Thread: Survival books
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Old 11-06-2008, 08:13   #71
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Join Date: Aug 1999
Location: Arkansas, USA
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While not wilderness-living oriented, Ayn Rand’s “We the Living” is worth including in the list imo. Although fiction, her depiction of 1920's Russia takes you thru a lot of the characters’ physical, social and emotional privations and their various responses to those things.

I’d started re-reading it last week, but quit when the election results came in. The book is pretty dreary & even depressing, and I just didn’t feel like subjecting myself to that any more than necessary after seeing how the election came out.

Whether or not a person agrees with all of Rand’s philosophies (she had just a visceral animosity for any form of religion), she was imo a brilliant intellect and that book in particular shows some of the privations people face in times of harsh, long-term economic & social hardship. Black- and gray-market dealings (as FerFAL has mentioned popping up in Argentina), facing wintertime with failing (or failed) utility services, even little thought-of things like smoky rooms & allergy-esque issues from using unseasoned firewood; it offers what I consider a pretty good ‘thru-the-window’ peek into what the people in those times would have had to deal with and slog thru on a daily basis. Mostly they’re the problems faced by city-dwellers in this particular book; not a lot of rural characters or settings in the book.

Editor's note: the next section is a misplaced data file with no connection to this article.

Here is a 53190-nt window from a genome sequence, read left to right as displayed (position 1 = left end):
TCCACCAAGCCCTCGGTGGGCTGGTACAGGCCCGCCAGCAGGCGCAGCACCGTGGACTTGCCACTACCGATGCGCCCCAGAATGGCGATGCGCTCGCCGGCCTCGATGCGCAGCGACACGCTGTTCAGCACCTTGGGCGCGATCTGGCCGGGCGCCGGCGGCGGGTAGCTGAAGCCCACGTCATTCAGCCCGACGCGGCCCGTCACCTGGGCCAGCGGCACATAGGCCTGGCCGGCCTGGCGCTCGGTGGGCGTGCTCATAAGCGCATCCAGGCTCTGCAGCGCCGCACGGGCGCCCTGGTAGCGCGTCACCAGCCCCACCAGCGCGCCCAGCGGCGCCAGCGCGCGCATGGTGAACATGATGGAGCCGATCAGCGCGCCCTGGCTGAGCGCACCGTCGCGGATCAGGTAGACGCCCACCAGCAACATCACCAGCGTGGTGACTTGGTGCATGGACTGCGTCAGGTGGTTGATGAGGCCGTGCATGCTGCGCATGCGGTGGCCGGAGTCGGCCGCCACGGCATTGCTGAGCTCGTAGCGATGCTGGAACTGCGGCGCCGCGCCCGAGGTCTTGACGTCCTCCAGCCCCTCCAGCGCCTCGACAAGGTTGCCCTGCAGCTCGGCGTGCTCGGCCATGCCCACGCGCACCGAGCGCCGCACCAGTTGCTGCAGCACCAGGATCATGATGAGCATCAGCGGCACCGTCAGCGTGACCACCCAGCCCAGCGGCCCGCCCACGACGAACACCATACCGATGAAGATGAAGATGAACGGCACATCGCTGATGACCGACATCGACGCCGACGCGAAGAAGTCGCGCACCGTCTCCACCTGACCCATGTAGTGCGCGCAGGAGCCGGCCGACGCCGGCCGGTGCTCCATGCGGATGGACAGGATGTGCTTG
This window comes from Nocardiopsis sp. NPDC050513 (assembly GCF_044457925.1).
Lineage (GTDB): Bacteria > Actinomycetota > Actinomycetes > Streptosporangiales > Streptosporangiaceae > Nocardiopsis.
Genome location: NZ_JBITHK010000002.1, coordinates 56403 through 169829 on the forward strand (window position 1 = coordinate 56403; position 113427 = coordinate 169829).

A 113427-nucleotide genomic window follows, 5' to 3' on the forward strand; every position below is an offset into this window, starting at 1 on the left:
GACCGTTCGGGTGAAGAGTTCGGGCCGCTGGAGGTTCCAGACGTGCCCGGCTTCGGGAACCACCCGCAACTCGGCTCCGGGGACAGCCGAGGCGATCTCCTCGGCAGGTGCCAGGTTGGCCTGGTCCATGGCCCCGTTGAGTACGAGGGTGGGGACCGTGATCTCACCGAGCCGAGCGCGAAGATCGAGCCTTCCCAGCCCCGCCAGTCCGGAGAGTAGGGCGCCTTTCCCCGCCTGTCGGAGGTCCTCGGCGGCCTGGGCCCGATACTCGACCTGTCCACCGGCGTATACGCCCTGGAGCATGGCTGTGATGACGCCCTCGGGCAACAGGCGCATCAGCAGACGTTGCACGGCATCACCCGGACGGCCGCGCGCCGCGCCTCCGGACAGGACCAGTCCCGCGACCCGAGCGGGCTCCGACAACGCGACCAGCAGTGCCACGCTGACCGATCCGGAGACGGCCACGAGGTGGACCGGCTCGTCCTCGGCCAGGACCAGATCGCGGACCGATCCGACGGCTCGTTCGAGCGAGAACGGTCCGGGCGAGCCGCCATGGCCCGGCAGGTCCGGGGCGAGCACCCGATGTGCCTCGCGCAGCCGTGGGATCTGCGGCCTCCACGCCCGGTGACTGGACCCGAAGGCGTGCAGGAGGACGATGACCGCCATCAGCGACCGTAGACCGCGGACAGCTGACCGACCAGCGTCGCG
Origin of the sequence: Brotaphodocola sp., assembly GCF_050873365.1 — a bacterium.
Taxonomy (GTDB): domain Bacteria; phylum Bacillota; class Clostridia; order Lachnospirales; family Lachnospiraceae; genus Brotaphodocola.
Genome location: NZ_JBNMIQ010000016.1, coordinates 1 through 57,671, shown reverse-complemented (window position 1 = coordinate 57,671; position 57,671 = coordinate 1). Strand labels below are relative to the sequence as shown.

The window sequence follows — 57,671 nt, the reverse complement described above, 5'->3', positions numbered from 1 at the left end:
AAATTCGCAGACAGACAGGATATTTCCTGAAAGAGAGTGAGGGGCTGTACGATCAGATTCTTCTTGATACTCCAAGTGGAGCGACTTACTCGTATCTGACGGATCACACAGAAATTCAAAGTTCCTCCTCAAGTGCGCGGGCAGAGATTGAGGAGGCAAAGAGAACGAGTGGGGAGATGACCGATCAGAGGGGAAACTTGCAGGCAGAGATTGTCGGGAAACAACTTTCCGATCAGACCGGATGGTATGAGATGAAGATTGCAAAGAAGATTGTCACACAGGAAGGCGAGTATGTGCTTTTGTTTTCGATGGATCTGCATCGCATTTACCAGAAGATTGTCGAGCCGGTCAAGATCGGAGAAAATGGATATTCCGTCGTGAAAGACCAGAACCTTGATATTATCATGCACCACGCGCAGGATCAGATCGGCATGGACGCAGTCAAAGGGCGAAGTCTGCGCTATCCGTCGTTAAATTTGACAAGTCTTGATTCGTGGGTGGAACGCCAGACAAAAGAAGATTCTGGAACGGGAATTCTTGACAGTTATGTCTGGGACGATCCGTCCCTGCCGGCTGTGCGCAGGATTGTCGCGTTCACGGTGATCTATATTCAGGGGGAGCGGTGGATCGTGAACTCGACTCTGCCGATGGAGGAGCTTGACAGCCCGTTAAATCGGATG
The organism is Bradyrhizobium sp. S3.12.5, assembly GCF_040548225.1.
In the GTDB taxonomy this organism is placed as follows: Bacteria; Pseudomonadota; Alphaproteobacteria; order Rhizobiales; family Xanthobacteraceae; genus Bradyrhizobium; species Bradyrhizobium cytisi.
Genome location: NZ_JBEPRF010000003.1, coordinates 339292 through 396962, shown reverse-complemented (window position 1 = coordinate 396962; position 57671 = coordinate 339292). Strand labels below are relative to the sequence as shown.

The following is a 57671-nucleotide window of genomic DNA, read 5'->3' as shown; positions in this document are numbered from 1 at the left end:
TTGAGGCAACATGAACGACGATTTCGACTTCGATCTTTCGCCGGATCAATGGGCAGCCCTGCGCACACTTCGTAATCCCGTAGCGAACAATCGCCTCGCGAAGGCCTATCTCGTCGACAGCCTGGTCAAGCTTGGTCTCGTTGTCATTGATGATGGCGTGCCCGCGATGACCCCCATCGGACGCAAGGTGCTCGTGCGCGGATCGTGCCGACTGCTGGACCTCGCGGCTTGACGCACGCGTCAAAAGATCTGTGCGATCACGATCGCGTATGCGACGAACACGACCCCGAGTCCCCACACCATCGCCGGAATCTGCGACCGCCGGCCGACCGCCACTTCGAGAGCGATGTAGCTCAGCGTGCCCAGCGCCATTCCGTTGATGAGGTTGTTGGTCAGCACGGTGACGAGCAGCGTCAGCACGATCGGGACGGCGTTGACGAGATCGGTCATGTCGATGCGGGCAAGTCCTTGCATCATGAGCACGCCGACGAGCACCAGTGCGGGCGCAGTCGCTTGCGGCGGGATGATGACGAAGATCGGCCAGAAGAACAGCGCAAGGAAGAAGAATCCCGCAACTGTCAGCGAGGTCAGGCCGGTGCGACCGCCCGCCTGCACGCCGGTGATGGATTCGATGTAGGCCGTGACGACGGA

"The best a man can hope for is a chance to prove that the good lord didn't make a mistake putting him here in the first place." - Will Sonnett

RIP, D.H.L. - 1/19/24 - 1/25/15. WW2 army ranger, bronze star recipient, unrelenting defiler of nazi paratroopers, and nicest, hardest-working man I ever knew. Miss you, dad.
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